Much of the satisfaction gained by professionals and staff in the medical field is achieved by spending time with patients, engaging in compassionate care, making accurate diagnoses through a thoughtful and thorough evaluation, and treating patients in the manner that is deemed best by the medical team and the personal context of the patient’s condition. But, these activities may not make sense from a business standpoint. These activities take time and often require more staffing support. The more time spent with patients, the fewer patients can be seen, and the less reimbursement is attained. The more staffing support, the more overhead that cuts into the financial reimbursement income. However, as these medical activities are compromised by the needs of the business, satisfaction with the practice of medicine is compromised because it hinders the medical team’s ability to deliver their perceived best medical care. The medical providers and teams begin to suffer from moral distress and burnout when they are not able to achieve their desired outcomes and work in the manner they feel is best for them and their patient’s well-being. So, ultimately, this will adversely affect the business.
The Pitfalls of Extreme Approaches
A purely relational business that is not concerned with expenses will ultimately fail because the income may not ultimately be able to support overstaffing and extra assistance desired to create the ideal work environment. Yet, the purely transactional business will fail because it will not be able to retain the right employees to pursue its mission and create a healthy work culture due to employee turnover caused by moral distress and burnout. A balance is needed to financially sustain a medical practice or institution and create an environment that is culturally viable. This brings us back to measuring metrics in the business of healthcare.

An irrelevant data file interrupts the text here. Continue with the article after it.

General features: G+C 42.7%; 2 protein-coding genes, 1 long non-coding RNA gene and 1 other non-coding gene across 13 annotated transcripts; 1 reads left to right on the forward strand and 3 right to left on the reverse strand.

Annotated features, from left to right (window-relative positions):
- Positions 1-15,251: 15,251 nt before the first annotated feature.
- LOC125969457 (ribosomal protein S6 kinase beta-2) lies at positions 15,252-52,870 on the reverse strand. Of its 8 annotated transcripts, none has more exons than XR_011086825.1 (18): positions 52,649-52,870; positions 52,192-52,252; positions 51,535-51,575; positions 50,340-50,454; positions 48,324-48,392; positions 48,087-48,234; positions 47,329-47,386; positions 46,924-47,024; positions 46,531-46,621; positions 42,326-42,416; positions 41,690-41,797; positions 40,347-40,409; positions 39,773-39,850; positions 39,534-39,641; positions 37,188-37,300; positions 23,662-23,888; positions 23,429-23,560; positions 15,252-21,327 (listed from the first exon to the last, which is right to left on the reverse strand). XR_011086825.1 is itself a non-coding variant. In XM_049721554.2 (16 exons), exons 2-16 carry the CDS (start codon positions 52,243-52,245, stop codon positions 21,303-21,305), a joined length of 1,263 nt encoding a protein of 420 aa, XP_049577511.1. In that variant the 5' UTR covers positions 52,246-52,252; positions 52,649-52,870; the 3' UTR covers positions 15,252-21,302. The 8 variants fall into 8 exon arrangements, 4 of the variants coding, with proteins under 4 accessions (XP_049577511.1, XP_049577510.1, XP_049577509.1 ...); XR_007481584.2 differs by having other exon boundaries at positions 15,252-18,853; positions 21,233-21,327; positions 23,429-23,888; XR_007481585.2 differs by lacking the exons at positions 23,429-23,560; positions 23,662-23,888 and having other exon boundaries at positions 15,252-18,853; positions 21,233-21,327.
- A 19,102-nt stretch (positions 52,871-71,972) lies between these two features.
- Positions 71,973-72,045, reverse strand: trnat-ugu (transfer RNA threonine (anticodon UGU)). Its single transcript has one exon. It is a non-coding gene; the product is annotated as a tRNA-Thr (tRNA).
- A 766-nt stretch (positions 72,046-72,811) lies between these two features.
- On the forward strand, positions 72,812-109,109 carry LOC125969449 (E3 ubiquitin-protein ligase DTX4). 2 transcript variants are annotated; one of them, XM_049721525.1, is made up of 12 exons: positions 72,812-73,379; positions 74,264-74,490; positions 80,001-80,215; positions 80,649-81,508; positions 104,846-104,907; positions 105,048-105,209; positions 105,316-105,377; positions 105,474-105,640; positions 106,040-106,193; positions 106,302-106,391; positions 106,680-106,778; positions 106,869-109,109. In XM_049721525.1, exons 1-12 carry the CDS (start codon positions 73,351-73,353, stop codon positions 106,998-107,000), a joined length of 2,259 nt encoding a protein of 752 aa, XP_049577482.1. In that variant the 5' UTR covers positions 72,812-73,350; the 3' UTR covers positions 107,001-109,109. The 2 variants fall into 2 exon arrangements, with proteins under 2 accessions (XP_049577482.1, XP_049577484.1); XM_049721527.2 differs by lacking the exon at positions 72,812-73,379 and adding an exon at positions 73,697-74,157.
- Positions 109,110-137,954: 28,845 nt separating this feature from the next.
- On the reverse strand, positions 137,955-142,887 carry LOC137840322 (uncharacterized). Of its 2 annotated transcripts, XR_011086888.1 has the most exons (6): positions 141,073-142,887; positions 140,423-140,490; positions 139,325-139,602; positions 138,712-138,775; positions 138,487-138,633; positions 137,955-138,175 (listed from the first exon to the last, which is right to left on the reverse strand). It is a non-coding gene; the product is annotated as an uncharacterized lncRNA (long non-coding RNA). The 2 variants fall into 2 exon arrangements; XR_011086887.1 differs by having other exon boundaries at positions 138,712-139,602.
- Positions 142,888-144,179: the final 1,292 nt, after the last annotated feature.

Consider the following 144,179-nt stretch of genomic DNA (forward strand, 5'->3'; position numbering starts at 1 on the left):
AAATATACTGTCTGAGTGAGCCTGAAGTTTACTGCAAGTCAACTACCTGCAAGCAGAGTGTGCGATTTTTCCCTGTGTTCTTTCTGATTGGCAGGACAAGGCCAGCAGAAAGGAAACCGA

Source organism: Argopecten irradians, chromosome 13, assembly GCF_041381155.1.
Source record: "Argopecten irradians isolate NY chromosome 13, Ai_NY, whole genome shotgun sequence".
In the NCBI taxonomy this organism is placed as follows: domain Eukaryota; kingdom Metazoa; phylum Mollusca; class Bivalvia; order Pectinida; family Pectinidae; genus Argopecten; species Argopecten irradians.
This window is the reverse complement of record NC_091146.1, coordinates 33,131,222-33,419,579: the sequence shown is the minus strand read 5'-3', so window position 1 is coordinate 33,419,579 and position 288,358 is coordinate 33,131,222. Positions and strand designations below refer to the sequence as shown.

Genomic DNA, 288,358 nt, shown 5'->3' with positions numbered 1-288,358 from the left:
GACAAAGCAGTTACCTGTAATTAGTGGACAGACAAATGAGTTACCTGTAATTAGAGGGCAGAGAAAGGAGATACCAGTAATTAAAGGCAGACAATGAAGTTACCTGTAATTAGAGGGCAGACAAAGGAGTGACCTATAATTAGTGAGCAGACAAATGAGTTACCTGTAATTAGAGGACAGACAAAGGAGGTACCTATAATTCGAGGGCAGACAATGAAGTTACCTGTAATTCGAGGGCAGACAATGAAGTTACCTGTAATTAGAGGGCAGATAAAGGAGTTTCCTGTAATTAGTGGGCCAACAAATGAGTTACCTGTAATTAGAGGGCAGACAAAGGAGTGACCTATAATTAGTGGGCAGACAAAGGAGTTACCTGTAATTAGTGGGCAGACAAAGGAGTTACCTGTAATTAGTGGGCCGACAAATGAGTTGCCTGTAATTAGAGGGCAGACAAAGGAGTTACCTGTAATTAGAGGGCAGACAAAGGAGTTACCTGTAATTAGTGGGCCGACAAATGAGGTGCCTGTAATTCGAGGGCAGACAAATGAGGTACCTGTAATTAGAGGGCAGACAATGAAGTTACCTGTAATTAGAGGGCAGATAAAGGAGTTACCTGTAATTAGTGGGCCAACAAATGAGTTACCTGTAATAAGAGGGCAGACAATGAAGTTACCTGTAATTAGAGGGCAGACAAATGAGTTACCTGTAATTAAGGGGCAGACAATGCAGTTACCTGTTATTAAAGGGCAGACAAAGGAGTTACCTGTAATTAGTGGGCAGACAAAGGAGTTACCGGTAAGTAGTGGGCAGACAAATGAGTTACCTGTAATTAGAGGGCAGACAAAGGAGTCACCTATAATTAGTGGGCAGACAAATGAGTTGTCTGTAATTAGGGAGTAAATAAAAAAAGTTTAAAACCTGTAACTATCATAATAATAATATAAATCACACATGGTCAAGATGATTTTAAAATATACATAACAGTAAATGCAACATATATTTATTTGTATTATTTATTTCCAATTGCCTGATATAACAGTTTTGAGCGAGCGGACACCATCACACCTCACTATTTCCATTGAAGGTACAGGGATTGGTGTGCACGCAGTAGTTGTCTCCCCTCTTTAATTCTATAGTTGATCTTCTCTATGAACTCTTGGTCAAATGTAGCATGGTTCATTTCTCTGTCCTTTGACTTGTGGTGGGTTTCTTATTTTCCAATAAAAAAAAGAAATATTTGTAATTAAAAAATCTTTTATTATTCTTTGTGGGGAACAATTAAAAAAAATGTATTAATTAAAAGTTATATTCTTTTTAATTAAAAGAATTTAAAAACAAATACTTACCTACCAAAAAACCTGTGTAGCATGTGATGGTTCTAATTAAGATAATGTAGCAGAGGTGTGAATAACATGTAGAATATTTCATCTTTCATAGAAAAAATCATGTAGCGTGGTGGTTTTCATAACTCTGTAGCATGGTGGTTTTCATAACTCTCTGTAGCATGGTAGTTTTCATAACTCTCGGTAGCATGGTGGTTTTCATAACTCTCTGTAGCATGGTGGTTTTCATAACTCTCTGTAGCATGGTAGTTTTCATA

Striking a Delicate Balance
There are all sorts of metrics that can be measured to identify the ideal financial reimbursement in the business of medicine and balance it against the financial cost of delivering medical care. Business is business. However, a business is not just about dollars and cents or metrics. It is about people. If you don’t have people coming to your business or working in your business, there is no business.
While all that I’ve said may be quite obvious, why do medical staff still burnout or quit medicine and why do medical businesses still financially fail? This may ultimately come down to how firmly one holds to their philosophy. Financial metrics are important but shouldn’t be the endgame. Re-assessment of how the metrics are driving dissatisfaction or satisfaction with the staff is crucial.
Measuring the effect of the business of medicine on caregivers in the healthcare system is not easy, but it shouldn’t be ignored. A work environment that is completely shielded from the metrics of business is not realistic. Nevertheless, caregivers in the healthcare system should partially be shielded from business metrics in a manner that strikes a delicate balance between the demands of the business of medicine and the well-being of caregivers to ultimately create sustainability and success for both healthcare institutions and the individuals working within them.
How can we foster a culture within the healthcare industry that values the human element, recognizing the importance of both financial stability and the satisfaction and fulfillment of medical professionals?